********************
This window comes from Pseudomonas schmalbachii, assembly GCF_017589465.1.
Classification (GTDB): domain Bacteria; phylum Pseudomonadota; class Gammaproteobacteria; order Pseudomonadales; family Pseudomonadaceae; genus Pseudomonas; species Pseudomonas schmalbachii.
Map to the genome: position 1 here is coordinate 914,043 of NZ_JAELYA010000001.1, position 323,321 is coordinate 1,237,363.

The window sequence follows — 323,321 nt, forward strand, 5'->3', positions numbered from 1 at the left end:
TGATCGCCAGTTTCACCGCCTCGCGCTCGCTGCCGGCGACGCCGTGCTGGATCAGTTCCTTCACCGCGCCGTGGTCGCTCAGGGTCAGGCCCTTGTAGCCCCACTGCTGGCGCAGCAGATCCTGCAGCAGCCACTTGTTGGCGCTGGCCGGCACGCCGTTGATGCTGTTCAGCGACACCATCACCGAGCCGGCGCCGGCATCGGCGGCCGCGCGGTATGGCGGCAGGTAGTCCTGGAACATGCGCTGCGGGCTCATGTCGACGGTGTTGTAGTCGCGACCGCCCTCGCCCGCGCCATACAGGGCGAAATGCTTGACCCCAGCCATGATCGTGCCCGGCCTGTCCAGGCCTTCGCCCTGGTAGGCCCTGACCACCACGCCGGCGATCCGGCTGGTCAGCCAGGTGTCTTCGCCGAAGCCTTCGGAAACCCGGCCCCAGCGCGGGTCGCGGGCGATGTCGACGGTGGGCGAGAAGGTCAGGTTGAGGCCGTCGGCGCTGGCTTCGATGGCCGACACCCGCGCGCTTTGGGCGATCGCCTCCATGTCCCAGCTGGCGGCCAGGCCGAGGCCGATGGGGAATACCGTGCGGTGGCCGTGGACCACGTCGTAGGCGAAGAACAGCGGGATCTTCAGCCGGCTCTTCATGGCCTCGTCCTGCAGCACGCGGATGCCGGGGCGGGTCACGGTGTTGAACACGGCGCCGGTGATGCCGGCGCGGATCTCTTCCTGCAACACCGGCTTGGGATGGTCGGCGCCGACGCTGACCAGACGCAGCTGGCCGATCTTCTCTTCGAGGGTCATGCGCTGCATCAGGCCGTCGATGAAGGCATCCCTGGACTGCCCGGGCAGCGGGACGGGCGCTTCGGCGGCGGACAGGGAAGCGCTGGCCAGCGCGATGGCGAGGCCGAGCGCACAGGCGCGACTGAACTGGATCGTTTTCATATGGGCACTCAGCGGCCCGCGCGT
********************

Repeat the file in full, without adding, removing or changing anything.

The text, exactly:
This window comes from Pseudomonas schmalbachii, assembly GCF_017589465.1.
Classification (GTDB): domain Bacteria; phylum Pseudomonadota; class Gammaproteobacteria; order Pseudomonadales; family Pseudomonadaceae; genus Pseudomonas; species Pseudomonas schmalbachii.
Map to the genome: position 1 here is coordinate 914,043 of NZ_JAELYA010000001.1, position 323,321 is coordinate 1,237,363.

The window sequence follows — 323,321 nt, forward strand, 5'->3', positions numbered from 1 at the left end:
TGATCGCCAGTTTCACCGCCTCGCGCTCGCTGCCGGCGACGCCGTGCTGGATCAGTTCCTTCACCGCGCCGTGGTCGCTCAGGGTCAGGCCCTTGTAGCCCCACTGCTGGCGCAGCAGATCCTGCAGCAGCCACTTGTTGGCGCTGGCCGGCACGCCGTTGATGCTGTTCAGCGACACCATCACCGAGCCGGCGCCGGCATCGGCGGCCGCGCGGTATGGCGGCAGGTAGTCCTGGAACATGCGCTGCGGGCTCATGTCGACGGTGTTGTAGTCGCGACCGCCCTCGCCCGCGCCATACAGGGCGAAATGCTTGACCCCAGCCATGATCGTGCCCGGCCTGTCCAGGCCTTCGCCCTGGTAGGCCCTGACCACCACGCCGGCGATCCGGCTGGTCAGCCAGGTGTCTTCGCCGAAGCCTTCGGAAACCCGGCCCCAGCGCGGGTCGCGGGCGATGTCGACGGTGGGCGAGAAGGTCAGGTTGAGGCCGTCGGCGCTGGCTTCGATGGCCGACACCCGCGCGCTTTGGGCGATCGCCTCCATGTCCCAGCTGGCGGCCAGGCCGAGGCCGATGGGGAATACCGTGCGGTGGCCGTGGACCACGTCGTAGGCGAAGAACAGCGGGATCTTCAGCCGGCTCTTCATGGCCTCGTCCTGCAGCACGCGGATGCCGGGGCGGGTCACGGTGTTGAACACGGCGCCGGTGATGCCGGCGCGGATCTCTTCCTGCAACACCGGCTTGGGATGGTCGGCGCCGACGCTGACCAGACGCAGCTGGCCGATCTTCTCTTCGAGGGTCATGCGCTGCATCAGGCCGTCGATGAAGGCATCCCTGGACTGCCCGGGCAGCGGGACGGGCGCTTCGGCGGCGGACAGGGAAGCGCTGGCCAGCGCGATGGCGAGGCCGAGCGCACAGGCGCGACTGAACTGGATCGTTTTCATATGGGCACTCAGCGGCCCGCGCGT